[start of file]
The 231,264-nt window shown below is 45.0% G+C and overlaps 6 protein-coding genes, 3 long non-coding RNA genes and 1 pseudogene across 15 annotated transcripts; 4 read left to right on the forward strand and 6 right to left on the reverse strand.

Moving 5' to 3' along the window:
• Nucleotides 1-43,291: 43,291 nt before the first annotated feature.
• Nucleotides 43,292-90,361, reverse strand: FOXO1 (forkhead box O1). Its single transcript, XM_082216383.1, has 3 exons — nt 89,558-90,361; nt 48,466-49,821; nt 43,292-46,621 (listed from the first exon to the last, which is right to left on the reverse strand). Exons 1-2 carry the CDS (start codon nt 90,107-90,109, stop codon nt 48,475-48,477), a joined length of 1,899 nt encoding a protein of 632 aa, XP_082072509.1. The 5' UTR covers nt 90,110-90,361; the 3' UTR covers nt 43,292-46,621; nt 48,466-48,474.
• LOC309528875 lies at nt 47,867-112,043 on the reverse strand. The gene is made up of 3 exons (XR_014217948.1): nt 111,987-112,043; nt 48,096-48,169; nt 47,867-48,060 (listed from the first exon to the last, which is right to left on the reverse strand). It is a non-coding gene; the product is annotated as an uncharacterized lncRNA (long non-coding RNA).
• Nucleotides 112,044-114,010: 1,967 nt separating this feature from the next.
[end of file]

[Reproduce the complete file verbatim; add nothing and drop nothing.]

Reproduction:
The 231,264-nt window shown below is 45.0% G+C and overlaps 6 protein-coding genes, 3 long non-coding RNA genes and 1 pseudogene across 15 annotated transcripts; 4 read left to right on the forward strand and 6 right to left on the reverse strand.

Moving 5' to 3' along the window:
• Nucleotides 1-43,291: 43,291 nt before the first annotated feature.
• Nucleotides 43,292-90,361, reverse strand: FOXO1 (forkhead box O1). Its single transcript, XM_082216383.1, has 3 exons — nt 89,558-90,361; nt 48,466-49,821; nt 43,292-46,621 (listed from the first exon to the last, which is right to left on the reverse strand). Exons 1-2 carry the CDS (start codon nt 90,107-90,109, stop codon nt 48,475-48,477), a joined length of 1,899 nt encoding a protein of 632 aa, XP_082072509.1. The 5' UTR covers nt 90,110-90,361; the 3' UTR covers nt 43,292-46,621; nt 48,466-48,474.
• LOC309528875 lies at nt 47,867-112,043 on the reverse strand. The gene is made up of 3 exons (XR_014217948.1): nt 111,987-112,043; nt 48,096-48,169; nt 47,867-48,060 (listed from the first exon to the last, which is right to left on the reverse strand). It is a non-coding gene; the product is annotated as an uncharacterized lncRNA (long non-coding RNA).
• Nucleotides 112,044-114,010: 1,967 nt separating this feature from the next.